reention shortly after the diplomats
nased alono the line, so as to be at 0
they ow.n home in time to receive L
A happy marriage was solemnized
at the home of Mr. L. M. Fellers onh
Sunday afternoon w'hen his daughter,
Miss Lillian Fellers, aga Mr. Lee
Slish were joine d in th~e bonds of
holy wedlock, by the Rev. W. K.
Sligh. -The bride is an accomplished h<
and attractive young lady. The
groom is a brother of Mr. W. K. t
Sli h, of Newberry, and is an enerze
tie bufsinlCs man of the lower part
of the county. Mr. and Mrs. Sligh h1
have many friends throughont the
county, who wvish for them much -hap-I
|We wonder if thre Democratresses
'of Colorado ever ride in red shirt I
"Love will find a way''-often a
NEWS OF PROSPERITY.
ew Year Ushered in With Muel
Prosperity. Jan. 2.-Our goung
lks enjoyed a leap year party a
iss -Jessie Moseley's on Wednesda:
Quite a large party of young peo
e were out to bid the old year gooi
re and welcome the new.) The;
ng bells; shot fire craekers; sani
ngs; and shouted. It was a good
Mr. Pierce Connelly, of Greenwood
visitin'g his friend, Geo. W. Har
Rev. W. B. Aull, of China GrovE
. C., is visiting relatives ano
iends (?). in town.
Dr. Kinard, of Ninety.rSix, is vis
ing in our city.
Messrs Grady Goggans and Ro:
nmmer, of Newberry, visited J. F
iss Kyser, of Lexington county
visiting Mrs. M. C. Morris.
The Sorosis met with Miss Lul
oseley on Friday.
Mr. B. S. Schumpert, of Columbia
sited Mr. F. E. Schumpert durin;
Mr. and Mrs. E. C. C.ureton, o
oreland, Ga., are visiting relative
and around Prosperity.
Miss Lilla Kibler, of Monroe, r
has been visiting her sister, Mr
Mr. W. Green Mitchell is not
ith the Prosperity Drug_Co. Mi
C. Mathis will go to Batesburg i
gage in the drug businss.
The K-iights of Pythias will giv
ieir annual banquet on , Thrusda
abt, Jan. 9. There wiH be speeeb
by two out-of-town prominen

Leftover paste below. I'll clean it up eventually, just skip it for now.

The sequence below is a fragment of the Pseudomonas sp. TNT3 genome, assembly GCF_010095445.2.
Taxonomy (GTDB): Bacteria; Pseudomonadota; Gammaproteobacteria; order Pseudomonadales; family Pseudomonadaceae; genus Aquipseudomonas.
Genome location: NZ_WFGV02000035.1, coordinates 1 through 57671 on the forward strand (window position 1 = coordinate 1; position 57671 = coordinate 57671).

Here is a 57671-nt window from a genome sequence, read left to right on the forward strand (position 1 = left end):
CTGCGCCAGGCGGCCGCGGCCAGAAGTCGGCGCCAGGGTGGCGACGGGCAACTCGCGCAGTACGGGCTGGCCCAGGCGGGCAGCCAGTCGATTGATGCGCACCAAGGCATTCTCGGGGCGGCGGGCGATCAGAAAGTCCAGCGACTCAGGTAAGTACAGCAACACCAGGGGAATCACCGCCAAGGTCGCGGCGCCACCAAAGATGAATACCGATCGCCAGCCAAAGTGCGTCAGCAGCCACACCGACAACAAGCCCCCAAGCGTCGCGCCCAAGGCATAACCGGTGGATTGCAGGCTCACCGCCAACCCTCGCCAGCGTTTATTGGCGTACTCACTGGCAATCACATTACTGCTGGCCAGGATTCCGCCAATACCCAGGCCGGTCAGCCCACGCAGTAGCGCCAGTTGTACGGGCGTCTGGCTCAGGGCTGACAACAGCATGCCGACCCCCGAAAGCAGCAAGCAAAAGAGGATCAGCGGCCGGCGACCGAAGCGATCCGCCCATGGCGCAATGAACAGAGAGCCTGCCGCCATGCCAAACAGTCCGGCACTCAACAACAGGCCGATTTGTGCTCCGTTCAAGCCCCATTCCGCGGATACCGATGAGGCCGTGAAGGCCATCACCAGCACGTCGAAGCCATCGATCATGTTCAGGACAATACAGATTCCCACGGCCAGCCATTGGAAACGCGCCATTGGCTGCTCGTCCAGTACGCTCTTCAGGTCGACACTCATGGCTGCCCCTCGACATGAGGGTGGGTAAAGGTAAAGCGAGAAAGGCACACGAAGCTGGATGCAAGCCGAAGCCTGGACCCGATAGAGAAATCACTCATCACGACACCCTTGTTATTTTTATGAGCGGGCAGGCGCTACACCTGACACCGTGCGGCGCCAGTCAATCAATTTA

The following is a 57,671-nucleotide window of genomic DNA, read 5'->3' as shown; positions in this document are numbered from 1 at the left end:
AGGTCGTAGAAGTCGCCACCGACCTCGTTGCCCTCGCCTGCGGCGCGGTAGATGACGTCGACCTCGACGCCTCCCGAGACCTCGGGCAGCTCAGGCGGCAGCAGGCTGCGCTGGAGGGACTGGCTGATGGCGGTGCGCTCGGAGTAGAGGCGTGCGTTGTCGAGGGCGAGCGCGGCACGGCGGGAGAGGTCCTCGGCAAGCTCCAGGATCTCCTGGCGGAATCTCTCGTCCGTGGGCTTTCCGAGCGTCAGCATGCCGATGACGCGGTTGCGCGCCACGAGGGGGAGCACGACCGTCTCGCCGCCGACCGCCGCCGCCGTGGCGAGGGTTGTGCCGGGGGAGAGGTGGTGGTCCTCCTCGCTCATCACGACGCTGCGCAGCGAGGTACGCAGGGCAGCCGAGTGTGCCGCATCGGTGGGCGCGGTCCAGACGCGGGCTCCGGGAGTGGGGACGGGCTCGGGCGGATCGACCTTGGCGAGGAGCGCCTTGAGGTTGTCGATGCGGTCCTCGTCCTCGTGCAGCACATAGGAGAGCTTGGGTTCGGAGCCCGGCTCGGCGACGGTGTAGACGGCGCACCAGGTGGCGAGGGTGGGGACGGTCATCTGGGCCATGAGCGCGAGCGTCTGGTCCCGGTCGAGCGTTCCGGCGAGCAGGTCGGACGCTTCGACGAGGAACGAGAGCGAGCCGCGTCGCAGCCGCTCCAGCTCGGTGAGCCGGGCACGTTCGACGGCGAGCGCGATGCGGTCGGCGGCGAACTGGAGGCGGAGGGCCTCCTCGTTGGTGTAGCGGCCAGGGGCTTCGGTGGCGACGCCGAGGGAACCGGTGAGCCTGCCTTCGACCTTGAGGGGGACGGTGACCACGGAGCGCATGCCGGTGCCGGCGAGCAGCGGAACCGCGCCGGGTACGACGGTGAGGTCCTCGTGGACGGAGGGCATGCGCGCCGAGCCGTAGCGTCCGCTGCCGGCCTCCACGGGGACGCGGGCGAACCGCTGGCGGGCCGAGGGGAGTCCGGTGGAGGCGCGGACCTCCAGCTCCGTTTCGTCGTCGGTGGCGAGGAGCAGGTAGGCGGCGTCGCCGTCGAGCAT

vthians. The officers-elect will b
tsalled that night.
D. F. Ridgell, Esq., and Miss Ros,
idgell, of Bateburg, visited thai
int. Mrs. A. M. Lester, during th
Mr. Elmer Rikard, of Atlanta
is been visiting relatives in town
Mr. J. L. Wise and McFall hav
turned from their trip to the west
Miss Crai<. of Rock Hill, is visit
g Miss Isoline Wyehe.
Miss Pearl MeiOracken, of New
rry, visited M'iss Erin Kohn o:
Mr. McGregor, of Columbia, visit
Dr. J. S. Wheeler.
Mrs. S. F. Wheeler, of Columbia
sited Mrs. J. S. Wheeler durin
Mr. Jas. C. Schumpert, of Atlar
has been been visiting his broth
-, M. F. E. Schumpert, the pa~
Miss Julia Matthews, of Ninet;
i, is visiting Mrs. F. Bobb.
Miss Marie Bobb, of Ninety Sia
at home for a cohiple weeks.
Miss Lucille Butler, of Lexingtoi
isiting Mrs. C. M. Harmon.
Miss Annie Mae Bedenbaugh ha
sen on a visit to Miss Jessie Mose
Mises Marie Lathan and Elbert
ease visited relatives in to'wn thi
The Misses Rawi, of -Lykeslan4
ad Miss Dent, of Colunibia, sper
e holidays with Mrs. M. 0. Morri
'Misses Helen and Lois Goggans
i Newho ;, and 'Miss Ming, .o
aurens, have been visiting th
Mr. Charley Schumpert. of Ameri
is, Ga., has been spending the holi
i with his parents.
Miss Lahlage Wheeler spent th
!idays at home.
Hart Kohn. of Columbia, spen
bristmas with his parentls.
Viril B. Sease visited his forme
assmate, Jno. Pat Wise, during th
Miss Lora Nates is visiting her sis
r. Mrs. Blanton, in Graniteville.
Mrs. MeWaters, of Atlanta. wit!
r ildren. is visiting her fathei
nele Andrew Kinard.
M. ?1nd Mrs. Carner Kreps. o
nesta. GTh.. are visiting Rev, an<
Geo. W. Harmon is spending th